Forefront Communications

FinOps Report: National Banks as Digital Asset Custodians: Big Deal or Not?

Alexandra Hamer

Alexandra Hamer

When it comes to picking a custodian for cryptocurrencies and other digital assets, the US Office of the Comptroller’s decision to green light national and state banks might not be that much of a gamechanger for every fund manager. At least not in the short-term.

Currently, investors holding cryptocurrency can keep their cryptocurrency in a digital wallet, with an exchange, or with one of several firms which are licensed as state-chartered trust companies. In its interpretative letter late last month allowing banks to provide custodian services for digital assets and fiat bank accounts for cryptocurrency businesses, the OCC highlighted the distinction between custodial services for fiat money versus cryptocurrency. Because digital currencies exist only on the blockchain or distributed ledger, there is no physical possession of the investment. Therefore, a bank “holding” digital currencies will keep the cryptographic access key to that unit of cryptocurrency. If the bank loses the key or the key is stolen due to a cybersecurity breach, the fund manager is out of luck. Deposit-covering insurance from the Federal Deposit Insurance Corporation also doesn’t apply. The OCC cautioned banks to consider the risk factors before taking on the task of digital asset custody.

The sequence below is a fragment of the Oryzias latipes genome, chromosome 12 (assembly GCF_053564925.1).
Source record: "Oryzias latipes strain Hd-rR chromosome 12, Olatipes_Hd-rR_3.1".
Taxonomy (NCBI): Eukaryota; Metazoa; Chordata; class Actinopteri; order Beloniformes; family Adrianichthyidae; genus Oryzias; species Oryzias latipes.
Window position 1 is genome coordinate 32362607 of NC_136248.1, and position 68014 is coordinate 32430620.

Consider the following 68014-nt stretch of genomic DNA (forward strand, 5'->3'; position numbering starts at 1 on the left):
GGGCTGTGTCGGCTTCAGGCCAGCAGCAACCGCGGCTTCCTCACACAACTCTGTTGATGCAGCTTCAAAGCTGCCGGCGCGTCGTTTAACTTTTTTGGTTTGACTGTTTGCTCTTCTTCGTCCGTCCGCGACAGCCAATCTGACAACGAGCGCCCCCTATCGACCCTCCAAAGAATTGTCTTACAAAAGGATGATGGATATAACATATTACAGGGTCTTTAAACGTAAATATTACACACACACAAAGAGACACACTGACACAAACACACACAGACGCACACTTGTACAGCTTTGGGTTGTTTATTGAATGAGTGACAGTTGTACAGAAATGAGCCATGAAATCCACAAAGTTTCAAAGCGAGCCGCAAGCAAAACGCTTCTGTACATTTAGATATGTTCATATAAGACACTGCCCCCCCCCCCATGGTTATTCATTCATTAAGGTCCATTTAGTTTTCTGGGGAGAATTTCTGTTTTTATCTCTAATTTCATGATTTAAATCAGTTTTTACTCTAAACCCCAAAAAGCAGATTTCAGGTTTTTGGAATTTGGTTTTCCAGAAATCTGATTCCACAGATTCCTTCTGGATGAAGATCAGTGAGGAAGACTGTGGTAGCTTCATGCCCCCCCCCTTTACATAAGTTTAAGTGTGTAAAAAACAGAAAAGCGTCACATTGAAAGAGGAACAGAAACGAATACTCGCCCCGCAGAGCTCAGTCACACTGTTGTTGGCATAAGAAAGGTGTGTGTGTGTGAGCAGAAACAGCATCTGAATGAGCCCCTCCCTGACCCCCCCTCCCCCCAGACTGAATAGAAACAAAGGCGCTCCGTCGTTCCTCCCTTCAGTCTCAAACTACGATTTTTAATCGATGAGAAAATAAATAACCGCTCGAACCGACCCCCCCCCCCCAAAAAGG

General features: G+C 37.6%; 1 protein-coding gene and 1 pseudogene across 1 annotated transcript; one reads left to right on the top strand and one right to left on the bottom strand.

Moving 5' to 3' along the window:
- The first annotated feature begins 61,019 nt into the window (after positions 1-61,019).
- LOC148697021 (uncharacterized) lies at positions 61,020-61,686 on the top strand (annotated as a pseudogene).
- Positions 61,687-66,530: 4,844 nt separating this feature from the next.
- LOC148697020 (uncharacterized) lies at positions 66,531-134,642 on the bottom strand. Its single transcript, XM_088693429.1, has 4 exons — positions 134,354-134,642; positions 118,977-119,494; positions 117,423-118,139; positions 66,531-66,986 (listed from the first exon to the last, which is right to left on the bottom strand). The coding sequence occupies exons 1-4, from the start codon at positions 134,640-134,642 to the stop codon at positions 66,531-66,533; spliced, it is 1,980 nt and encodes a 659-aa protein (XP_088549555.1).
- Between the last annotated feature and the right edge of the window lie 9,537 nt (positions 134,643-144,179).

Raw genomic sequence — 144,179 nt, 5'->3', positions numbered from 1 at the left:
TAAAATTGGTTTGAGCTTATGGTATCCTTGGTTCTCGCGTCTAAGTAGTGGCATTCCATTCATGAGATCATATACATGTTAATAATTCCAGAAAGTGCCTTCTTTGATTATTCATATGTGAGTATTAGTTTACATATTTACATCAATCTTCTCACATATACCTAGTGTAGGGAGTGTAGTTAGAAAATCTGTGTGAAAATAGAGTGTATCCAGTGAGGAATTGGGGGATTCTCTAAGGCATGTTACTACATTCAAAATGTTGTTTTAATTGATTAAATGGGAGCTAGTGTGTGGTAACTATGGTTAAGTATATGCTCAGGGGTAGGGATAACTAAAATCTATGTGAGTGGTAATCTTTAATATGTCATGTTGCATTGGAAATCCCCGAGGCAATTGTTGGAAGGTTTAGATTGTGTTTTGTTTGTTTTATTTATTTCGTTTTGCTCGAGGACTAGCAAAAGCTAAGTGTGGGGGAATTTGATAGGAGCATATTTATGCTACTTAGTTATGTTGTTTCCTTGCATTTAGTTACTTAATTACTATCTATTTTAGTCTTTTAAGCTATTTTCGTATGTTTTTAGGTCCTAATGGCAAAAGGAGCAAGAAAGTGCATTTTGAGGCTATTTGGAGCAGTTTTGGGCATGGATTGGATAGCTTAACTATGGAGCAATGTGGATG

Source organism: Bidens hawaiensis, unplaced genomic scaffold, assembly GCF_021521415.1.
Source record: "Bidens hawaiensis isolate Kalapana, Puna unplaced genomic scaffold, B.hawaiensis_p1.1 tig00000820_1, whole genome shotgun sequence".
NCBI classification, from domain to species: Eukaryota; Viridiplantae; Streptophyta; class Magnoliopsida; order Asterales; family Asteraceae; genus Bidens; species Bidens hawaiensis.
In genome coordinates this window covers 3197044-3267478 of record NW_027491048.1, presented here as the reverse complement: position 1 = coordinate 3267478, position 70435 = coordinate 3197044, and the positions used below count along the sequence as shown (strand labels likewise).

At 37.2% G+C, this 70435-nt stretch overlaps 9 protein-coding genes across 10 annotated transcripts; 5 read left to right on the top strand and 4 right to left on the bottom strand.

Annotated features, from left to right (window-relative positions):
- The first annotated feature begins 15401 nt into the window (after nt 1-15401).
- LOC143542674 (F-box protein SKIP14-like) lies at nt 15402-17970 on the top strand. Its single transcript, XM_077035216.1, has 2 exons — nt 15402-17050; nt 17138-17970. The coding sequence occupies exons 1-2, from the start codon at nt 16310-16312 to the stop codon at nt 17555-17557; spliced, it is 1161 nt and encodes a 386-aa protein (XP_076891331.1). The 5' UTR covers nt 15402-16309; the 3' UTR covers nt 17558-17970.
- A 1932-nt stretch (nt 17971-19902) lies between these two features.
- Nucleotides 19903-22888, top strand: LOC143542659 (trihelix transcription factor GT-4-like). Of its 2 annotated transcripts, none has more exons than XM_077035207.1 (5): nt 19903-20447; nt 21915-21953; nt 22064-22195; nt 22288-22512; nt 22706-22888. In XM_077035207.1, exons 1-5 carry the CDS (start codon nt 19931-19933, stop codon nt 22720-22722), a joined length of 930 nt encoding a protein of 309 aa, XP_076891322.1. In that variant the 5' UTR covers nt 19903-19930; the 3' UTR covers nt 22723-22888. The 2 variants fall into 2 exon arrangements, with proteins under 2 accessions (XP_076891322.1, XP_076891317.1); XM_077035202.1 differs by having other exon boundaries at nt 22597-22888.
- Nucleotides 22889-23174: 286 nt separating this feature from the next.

While the SEC has not challenged the claims of South Dakota or New York trust companies as qualified custodians, the threat of enforcement action has been a strong deterrent for registered investment advisers to test the cryptoasset waters. The OCC’s interpretative release might just be the catalyst. “Based on the SEC’s category of financial institutions that are qualified custodians, there is now no ambiguity that a national bank would fulfill the SEC’s definition of a qualified custodian,” says Kristin Boggiano, president and co-founder of Jersey City, New Jersey-based CrossTower, a digital asset exchange operator. When it comes to state-chartered trust companies, the answer remains far less certain despite the OCC’s interpretative release. Legal opinions differ widely. “The OCC’s guidance is likely going to provide comfort to fund managers already active in the cryptocurrency industry that state trust companies are qualified custodians and it may encourage other funds to consider exposure to the asset class,” says Boggiano, who is also the co-founder of the Digital Asset Regulatory and Legal Alliance (DARLA), a New York-based networking group focused on digital asset regulatory compliance.

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